In addition to naming the student center for the Honorable Harold Melton, we have taken steps to highlight the significant role played by Harold Franklin, the student who integrated Auburn. We are working to enhance the historical marker that pays tribute to Mr. Franklin, and we are raising its visibility in campus tours as we pay homage to his contributions as our first African American student. Last month, we awarded Mr. Franklin, now 86 and with a Ph.D., a long-overdue master’s degree for the studies he completed at Auburn so many years ago.
We likewise endorsed a student-led initiative creating the National Pan-Hellenic Council Legacy Plaza, which will recognize the contributions of Black Greek organizations and African American culture on our campus.
In the coming months, Auburn men and women will work together to promote inclusion to further enhance our student experience and build on our strength through diversity. The results of this work will be seen and felt throughout the institution in how we recruit our students, provide scholarships and other financial support and ensure a culture of inclusion in all walks of university life.
Our goal is to identify and implement substantive steps that will make a real difference at Auburn, impact our communities and stand the test of time.
Naming the student center for Justice Melton is but one example. In response to this decision, he said, “Auburn University has already given me everything I ever could have hoped for in a university and more. This honor is beyond my furthest imagination.”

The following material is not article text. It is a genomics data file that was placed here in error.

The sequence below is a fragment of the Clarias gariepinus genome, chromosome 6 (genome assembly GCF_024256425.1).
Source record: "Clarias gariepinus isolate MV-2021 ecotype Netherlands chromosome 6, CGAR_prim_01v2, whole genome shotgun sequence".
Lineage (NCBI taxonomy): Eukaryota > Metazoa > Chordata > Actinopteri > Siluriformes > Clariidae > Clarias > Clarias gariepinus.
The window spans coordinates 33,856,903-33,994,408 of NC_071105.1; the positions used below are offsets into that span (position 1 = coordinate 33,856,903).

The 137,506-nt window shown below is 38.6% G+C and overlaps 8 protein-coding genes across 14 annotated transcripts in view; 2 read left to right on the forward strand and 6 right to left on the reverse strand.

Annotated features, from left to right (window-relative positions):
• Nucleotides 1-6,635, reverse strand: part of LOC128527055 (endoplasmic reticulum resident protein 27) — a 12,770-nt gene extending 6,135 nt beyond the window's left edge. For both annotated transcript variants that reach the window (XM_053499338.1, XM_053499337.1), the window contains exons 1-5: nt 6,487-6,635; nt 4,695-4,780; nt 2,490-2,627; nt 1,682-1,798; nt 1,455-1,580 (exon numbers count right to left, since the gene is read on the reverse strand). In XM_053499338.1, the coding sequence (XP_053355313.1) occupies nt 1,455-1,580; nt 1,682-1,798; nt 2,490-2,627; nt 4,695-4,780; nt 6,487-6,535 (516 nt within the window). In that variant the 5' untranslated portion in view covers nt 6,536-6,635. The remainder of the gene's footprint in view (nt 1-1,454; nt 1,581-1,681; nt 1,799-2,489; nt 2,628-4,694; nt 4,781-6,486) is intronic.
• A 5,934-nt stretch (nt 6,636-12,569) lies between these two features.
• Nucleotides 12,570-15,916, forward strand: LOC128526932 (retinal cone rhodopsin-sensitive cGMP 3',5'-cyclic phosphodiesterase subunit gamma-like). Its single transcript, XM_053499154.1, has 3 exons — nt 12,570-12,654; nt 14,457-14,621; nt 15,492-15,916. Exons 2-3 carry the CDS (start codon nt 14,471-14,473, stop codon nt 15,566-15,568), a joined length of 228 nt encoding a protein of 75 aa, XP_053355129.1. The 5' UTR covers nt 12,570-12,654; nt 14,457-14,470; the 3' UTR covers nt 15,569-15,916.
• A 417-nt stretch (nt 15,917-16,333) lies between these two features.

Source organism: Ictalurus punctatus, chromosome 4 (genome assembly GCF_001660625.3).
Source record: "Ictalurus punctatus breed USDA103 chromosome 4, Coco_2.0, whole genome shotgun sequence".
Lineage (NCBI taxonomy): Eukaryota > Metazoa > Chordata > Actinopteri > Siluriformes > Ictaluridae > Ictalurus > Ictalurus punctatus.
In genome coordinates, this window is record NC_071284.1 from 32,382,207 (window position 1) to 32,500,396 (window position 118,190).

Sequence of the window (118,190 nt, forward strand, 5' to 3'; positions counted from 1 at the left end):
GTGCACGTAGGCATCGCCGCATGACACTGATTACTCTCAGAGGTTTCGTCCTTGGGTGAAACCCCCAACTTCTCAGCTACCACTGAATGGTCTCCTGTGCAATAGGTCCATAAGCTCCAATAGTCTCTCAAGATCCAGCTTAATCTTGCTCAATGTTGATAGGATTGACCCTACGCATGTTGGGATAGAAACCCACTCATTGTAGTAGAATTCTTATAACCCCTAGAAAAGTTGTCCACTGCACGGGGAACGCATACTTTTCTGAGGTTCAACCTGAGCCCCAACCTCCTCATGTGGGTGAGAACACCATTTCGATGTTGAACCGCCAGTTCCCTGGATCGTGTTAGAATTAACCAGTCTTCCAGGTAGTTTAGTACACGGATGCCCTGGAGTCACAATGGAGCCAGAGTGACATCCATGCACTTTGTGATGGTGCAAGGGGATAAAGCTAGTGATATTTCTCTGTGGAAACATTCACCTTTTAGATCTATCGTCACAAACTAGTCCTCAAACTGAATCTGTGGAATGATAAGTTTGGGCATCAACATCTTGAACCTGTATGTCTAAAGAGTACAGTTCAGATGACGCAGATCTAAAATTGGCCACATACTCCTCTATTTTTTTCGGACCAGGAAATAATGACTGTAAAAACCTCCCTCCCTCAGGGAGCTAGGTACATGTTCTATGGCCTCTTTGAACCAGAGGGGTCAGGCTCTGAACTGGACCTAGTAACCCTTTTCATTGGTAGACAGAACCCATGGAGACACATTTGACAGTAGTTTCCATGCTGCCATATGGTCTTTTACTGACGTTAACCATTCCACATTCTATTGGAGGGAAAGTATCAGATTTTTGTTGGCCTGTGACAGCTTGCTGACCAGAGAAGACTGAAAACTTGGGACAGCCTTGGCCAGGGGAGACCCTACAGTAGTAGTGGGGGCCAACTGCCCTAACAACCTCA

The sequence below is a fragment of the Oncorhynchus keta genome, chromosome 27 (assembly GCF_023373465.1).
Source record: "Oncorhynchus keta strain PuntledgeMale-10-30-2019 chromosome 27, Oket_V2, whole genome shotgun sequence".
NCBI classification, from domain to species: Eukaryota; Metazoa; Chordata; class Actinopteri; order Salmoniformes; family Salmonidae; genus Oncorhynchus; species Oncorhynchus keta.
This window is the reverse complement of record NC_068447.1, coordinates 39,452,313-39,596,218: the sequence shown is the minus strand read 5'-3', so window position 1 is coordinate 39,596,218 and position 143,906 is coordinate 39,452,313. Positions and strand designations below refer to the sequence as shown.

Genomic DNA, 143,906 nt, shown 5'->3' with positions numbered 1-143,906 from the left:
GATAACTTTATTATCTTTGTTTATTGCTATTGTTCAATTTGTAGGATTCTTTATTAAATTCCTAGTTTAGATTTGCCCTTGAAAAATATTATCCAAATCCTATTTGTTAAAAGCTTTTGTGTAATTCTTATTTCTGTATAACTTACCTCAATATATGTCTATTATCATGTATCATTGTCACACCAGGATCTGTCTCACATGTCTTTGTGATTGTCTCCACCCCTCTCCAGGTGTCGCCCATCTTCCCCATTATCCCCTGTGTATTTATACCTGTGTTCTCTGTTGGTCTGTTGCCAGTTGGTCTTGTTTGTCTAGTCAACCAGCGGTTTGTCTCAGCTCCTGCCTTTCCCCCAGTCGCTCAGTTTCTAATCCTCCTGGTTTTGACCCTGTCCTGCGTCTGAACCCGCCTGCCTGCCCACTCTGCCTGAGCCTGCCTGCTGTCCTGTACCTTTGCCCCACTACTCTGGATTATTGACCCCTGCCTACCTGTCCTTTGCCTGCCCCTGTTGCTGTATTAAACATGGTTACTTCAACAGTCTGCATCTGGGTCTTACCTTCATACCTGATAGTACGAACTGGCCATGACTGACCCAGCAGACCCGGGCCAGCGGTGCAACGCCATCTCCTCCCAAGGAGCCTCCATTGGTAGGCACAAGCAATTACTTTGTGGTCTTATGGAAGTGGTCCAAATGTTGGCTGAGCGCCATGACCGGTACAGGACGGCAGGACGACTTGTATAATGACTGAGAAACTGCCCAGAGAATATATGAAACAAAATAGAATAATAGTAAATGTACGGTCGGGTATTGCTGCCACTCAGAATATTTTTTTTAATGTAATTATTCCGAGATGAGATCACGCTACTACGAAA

Our job as leaders at Auburn is more than honoring the Harold Meltons and Harold Franklins who played a significant role in the history of our university. It is also to create an inclusive environment that serves our student body and to establish a lasting legacy where all members of the Auburn Family reach their fullest potential in their careers and in life.
Opinion | Alabama lags behind the nation in Census participation with deadline nearing
The United States Census is starting to wind down around the country with a Sept. 30 deadline for the national population to be completed. However, a United States District Court has recently ruled that the date may be extended another 30 days to allow more time for the census to take place.
Regardless of the deadline, Alabama has work to do when it comes to the census.
To date, the national average for participation around the country has been almost 65 percent for the census.
Unfortunately, Alabama residents are providing data to the census at a lower percentage, around some 61 percent of the state population.
There is already concern among state leaders that if that number does not reach above 70 percent, then the state will lose a seat in Congress, a vote in the electoral college and millions of federal dollars that come to the state every year.
The percentage of participation has varied widely around the state, from a high of 76 percent in Shelby County to a low of 36 percent in neighboring Coosa County.
State leaders are making a final push to request Alabama residents fill out the census in the last month before it is closed.
We will find out later this fall if Alabama passes the national average of participation in the census compared to other states to retain both its future representation and share of federal dollars.
In the meantime, Alabamians need to fill out their census forms.
The state is depending on it.